Raccoon Superpower – Touch
The most important sense for the raccoon is its sense of touch. The “hyper sensitive” front paws are protected by a thin horny layer which becomes pliable when wet. The five digits of the paws have no webbing between them, which is unusual for a carnivoran.
They are able to identify objects before touching them with vibrissae located above their sharp, nonretractable claws. There is no observed negative effect on tactile perception when a raccoon stands in water below 10 °C (50 °F) for hours.
Raccoons were able to open 11 of 13 complex locks in fewer than 10 tries and had no problems repeating the action when the locks were rearranged or turned upside down.
Dog Superpower – Smell
A dog’s brain is specialized for identifying scents. The percentage of the dog’s brain that is devoted to analyzing smells is actually 40 times larger than that of a human! It’s been estimated that dogs can identify smells somewhere between 1,000 to 10,000 times better than nasally challenged humans can.
Owl Superpower – Vision
Of all an Owl’s features, perhaps the most striking is its eyes. Large and forward facing, they may account for one to five percent of the Owl’s body weight, depending on species. The forward facing aspect of the eyes that give an Owl its “wise” appearance, also give it a wide range of “binocular” vision (seeing an object with both eyes at the same time). This means the owl can see objects in 3 dimensions (height, width, and depth), and can judge distances in a similar way to humans. The field of view for an owl is about 110 degrees, with about 70 degrees being binocular vision.
By comparison, humans have a field of view that covers 180 degrees, with 140 degrees being binocular. A woodcock has an amazing 360 degree field of view, because its eyes are on the side of its head. However, less than 10 degrees of this is binocular.
An Owl’s eyes are large in order to improve their efficiency, especially under low light conditions. In fact, the eyes are so well developed, that they are not eye balls as such, but elongated tubes. They are held in place by bony structures in the skull called Sclerotic rings. For this reason, an Owl cannot “roll” or move its eyes – that is, it can only look straight ahead!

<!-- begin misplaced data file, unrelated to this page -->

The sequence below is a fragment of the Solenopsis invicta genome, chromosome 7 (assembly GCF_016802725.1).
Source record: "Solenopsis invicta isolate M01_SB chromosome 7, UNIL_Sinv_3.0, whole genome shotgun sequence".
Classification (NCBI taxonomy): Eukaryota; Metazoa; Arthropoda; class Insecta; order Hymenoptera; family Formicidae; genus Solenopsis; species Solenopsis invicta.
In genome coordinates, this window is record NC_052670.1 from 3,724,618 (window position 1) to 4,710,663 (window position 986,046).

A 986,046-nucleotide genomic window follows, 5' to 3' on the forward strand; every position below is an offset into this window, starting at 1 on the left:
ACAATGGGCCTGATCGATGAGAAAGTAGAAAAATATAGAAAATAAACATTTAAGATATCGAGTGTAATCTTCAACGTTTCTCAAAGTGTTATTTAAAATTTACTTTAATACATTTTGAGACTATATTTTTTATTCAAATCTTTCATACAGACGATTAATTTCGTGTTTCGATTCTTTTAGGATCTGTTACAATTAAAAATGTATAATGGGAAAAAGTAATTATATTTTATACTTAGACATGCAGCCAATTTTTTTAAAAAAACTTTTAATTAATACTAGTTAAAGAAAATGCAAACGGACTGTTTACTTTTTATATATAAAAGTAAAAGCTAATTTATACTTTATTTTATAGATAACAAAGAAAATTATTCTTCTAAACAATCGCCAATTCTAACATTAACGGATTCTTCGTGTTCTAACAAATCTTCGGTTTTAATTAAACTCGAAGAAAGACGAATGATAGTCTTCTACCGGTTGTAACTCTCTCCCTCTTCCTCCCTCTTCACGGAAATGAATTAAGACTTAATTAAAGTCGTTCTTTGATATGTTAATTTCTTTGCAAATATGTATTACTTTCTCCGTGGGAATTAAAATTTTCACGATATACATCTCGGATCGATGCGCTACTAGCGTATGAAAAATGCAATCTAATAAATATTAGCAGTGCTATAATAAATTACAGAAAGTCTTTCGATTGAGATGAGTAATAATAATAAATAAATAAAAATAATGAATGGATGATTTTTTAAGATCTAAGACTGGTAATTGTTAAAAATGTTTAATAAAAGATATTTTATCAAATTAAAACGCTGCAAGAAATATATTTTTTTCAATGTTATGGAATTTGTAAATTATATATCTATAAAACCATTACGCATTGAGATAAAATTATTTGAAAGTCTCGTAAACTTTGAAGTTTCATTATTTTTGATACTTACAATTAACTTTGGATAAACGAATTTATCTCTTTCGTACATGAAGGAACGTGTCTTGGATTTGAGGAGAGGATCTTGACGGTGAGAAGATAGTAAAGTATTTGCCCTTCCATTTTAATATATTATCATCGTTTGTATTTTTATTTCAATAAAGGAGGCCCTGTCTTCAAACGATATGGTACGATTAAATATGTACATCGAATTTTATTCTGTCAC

The Owl more than makes up for this by being able to turn its head up to 270 degrees left or right from the forward facing position, and almost upside down.
Rabbit Superpower – Hearing
Hearing is a rabbit’s most vital sense, hence the large upright ears. The auditory system is used to detect predators, as well as to help a rabbit perceive the area around him. Acoustics help to overcome the reduced visual abilities by allowing the rabbit to navigate without difficulty. Sound waves bounce off objects, allowing the rabbit to recognize the arrangement of his surroundings.
Most rabbits have large, erect ears. When alert, the ears move forward and backward as they attempt to pinpoint the danger. When the rabbit is relaxed, the ears lie along his back, but they are quite responsive to noise. The slightest sound can be detected from very far away. A rabbit’s sense of sound is vastly developed, far more finely tuned than his vision.
Catfish Superpower – Taste
A 6-inch catfish may have 250,000 taste buds. They cover its entire body inside and out including its fins, back, belly and tail – making it literally a swimming tongue. In comparison, we have around 10,000 taste buds. Understandably this makes them exceptional at detecting food. For instance, imagine being able to taste a single drop of coke in an Olympic size swimming pool. A catfish could.
Snake Superpower – Intuition – Body Radar
Serpents can sense a coming earthquake from 120km (75 miles) away, up to five days before it happens. They respond by behaving extremely erratically. “When an earthquake is about to occur, snakes will move out of their nests, even in the cold of winter. If the earthquake is a big one, the snakes will even smash into walls while trying to escape,” he said.
Along with the five main senses (sight, hearing, smell, taste, touch) some snakes have another sixth sense. The ability to sense the heat of other creatures. With organs to sense infrared radiation, snakes pick up on the warmth of nearby animals. This special sense organ is so sensitive that it can detect a temperature change of as little as 2/1000 of a degree. This helps the snake detect and accurately strike at prey, even in complete darkness. Some even posit that a snake has up to 9 senses…that we know of!
The acuity of snakes’ sense of touch, the scientists say, might mean that the animals are “capable of things that we did not realise before”.
A snake’s jaw is linked directly to its inner ear, allowing it to literally hear surface vibrations. Snake jawbones are so sensitive that a horned desert viper can accurately strike at a small, quiet mouse coming up behind him … in the middle of a pitch-black night.